Last Christmas ends with Kate,, the full picture of health and 100% in the Christmas mood, putting on a little show in support of the homeless shelter. All her loved ones new and old are there to support her, and if that sounds a little too perfect, well, it probably is. We have at least seen Kate get to this point of fulfillment, so her triumph isn’t frustrating. But we haven’t quite spent the same time with her family to know that they’ve also been able to work through all their burdens. Maybe, though, we can assume that they too have had their own mysterious visitors who have helped them along, and then we can go on and sing some happy carols.

Last Christmas is Recommended If You Like: George Michael music, Some sort of combination of Love Actually, Fleabag, and BoJack Horseman

Grade: 3.5 out of 5 Comical Eastern European Accents

This Is a Movie Review: ‘A Simple Favor’ Might Just Be the Most Delightful Missing Girl Movie Ever

Leave a comment

CREDIT: Peter Iovino/Lionsgate

This review was originally posted on News Cult in September 2018.

Starring: Anna Kendrick, Blake Lively, Henry Golding, Andrew Rannells, Aparna Nancherla, Kelly McCormack

Director: Paul Feig

Running Time: 117 Minutes

Rating: R for Aggressive Nude Paintings, Plenty of Oopsie Words, a Few Gunshots, and a Little Bit of Skinny Dipping

Release Date: September 14, 2018

What if the most super-prepared overachieving mom started hanging out with the scariest, most workaholic mom who never shows up to any classroom activities? As Andrew Rannells, the ringleader of A Simple Favor‘s Greek chorus of catty parents puts it, she’s going to eat her alive. But in fact prudish mommy blogger Stephanie Smothers (Anna Kendrick) and altogether aggressive fashion P.R. exec Emily Nelson (Blake Lively) become fast friends. They may be the oddest of odd couples, but their chemistry is sparkling and intense. Emily carelessly swears (quite hilariously) in front of her young son and swills afternoon martinis, which is miles beyond any life Stephanie has ever lived. But her unapologetic nature is intoxicating, and Stephanie is happy to latch onto the rare opportunity of discovering true friendship in adulthood.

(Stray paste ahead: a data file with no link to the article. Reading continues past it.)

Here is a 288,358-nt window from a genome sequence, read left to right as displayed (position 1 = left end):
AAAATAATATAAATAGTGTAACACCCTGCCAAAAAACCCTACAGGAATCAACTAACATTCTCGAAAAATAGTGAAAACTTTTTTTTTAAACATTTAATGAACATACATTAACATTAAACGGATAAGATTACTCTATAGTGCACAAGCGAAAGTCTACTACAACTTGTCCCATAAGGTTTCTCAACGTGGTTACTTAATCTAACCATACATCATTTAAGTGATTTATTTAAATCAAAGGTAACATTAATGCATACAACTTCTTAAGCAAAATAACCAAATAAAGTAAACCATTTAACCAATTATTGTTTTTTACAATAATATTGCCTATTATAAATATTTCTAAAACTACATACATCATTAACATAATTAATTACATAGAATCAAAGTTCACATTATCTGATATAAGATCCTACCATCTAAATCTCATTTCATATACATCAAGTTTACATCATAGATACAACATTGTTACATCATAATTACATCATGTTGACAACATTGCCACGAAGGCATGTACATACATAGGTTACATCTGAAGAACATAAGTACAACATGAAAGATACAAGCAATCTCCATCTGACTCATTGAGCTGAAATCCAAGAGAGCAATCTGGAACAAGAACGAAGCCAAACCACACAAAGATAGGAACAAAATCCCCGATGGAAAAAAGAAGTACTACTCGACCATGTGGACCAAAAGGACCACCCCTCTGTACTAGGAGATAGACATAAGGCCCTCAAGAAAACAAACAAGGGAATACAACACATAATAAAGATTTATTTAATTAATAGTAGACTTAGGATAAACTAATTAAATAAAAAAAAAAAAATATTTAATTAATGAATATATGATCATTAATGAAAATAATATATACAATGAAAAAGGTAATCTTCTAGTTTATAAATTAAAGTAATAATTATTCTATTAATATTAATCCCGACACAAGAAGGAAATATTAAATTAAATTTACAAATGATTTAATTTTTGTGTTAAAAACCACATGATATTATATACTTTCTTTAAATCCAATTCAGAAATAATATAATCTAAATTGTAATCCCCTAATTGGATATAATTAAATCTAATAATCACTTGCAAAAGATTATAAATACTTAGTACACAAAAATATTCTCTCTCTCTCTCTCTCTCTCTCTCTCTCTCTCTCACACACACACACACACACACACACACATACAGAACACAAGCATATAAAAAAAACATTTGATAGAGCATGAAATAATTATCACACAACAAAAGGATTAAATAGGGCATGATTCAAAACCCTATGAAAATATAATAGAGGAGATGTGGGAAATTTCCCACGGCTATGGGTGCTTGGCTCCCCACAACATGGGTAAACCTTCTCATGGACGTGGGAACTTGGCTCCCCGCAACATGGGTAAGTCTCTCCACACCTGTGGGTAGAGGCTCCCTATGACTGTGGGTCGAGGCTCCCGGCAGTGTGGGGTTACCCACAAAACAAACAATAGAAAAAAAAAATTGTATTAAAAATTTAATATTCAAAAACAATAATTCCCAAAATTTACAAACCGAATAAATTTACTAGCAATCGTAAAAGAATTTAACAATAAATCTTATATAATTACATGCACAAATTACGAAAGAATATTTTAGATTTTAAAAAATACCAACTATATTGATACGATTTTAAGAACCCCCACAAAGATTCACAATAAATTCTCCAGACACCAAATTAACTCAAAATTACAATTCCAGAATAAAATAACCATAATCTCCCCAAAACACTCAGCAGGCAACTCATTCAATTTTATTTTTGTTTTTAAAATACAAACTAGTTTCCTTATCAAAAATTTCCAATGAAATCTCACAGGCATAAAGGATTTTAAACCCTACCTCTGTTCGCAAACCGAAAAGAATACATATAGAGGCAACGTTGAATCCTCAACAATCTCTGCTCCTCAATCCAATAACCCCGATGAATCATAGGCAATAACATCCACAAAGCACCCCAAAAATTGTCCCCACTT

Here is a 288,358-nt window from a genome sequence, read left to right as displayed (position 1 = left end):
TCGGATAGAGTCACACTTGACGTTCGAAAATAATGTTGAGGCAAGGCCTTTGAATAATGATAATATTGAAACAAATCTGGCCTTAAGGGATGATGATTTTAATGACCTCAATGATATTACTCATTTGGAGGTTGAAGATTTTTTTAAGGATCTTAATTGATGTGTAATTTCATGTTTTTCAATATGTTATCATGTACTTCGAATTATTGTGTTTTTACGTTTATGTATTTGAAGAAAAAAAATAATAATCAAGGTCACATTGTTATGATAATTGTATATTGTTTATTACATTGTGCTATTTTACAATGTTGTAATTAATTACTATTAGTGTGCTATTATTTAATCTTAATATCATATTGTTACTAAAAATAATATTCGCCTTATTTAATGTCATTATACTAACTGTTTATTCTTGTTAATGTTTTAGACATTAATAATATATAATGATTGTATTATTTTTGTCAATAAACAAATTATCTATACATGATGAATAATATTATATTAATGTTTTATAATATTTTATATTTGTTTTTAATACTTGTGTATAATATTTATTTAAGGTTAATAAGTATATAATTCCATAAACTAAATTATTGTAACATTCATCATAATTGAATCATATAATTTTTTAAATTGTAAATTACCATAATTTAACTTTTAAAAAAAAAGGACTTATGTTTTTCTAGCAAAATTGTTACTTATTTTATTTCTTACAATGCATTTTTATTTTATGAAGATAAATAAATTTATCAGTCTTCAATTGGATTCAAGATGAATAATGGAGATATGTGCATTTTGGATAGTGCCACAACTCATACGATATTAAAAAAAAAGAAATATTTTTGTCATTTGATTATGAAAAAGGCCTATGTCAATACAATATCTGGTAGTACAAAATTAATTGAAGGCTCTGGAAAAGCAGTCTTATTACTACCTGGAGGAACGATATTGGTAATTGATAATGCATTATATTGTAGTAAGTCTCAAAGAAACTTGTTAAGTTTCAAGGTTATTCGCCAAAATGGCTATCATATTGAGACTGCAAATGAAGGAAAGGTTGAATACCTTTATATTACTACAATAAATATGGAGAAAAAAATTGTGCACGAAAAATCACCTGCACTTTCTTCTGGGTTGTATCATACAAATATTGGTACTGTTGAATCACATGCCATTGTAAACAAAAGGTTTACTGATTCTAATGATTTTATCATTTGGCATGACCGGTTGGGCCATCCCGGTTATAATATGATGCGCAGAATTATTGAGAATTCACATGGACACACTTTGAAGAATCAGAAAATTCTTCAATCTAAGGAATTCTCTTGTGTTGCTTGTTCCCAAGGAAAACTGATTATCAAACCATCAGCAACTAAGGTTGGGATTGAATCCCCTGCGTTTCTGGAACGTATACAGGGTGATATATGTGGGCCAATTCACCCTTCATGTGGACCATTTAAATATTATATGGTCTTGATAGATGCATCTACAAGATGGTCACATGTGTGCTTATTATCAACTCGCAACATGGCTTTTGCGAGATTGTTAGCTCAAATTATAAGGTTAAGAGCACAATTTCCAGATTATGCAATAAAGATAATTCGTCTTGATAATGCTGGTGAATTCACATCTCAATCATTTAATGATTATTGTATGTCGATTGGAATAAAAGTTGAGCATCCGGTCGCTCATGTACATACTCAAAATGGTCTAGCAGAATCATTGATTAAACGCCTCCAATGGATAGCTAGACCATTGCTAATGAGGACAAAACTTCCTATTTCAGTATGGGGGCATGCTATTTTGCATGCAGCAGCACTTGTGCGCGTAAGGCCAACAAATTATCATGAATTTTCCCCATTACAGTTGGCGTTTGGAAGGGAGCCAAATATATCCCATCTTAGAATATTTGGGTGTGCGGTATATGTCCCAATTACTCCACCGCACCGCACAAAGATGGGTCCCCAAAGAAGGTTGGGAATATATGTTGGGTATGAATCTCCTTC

Stephanie and Emily drinking away the afternoons could be an excellent formula for a twisted sitcom. But Emily, naturally enough, has her secrets, and this story is about her disappearance, and Stephanie grappling with how there is so much she doesn’t know about her friend and how she was always profoundly mysterious for as long as she’s known her. The black comedy of the first half gradually fades away, with Stephanie’s amateur sleuthing signaling a turn into high camp as she starts uncovering some key information.

It all culminates in Stephanie, Emily, and Emily’s husband Sean (Henry Golding) overdramatically play-acting the roles in the ridiculously over-the-top tale of intrigue that they are actually living. The switch between tones is such a hard swerve and a little disorienting. But I am willing to forgive that and call A Simple Favor a rousing success because Kendrick, Lively, and director Paul Feig are so adept at handling both tones, and because there are some genuine lessons about how to be a good, attentive parent in there. That level of grounding is what makes a domestic fantasy like this endure.

A Simple Favor is Recommended If You Like: Gone Girl, Mommy blogs and vlogs, Making fun of mommy blogs and vlogs, Yé-yé music

Grade: 4 out of 5 Real Martinis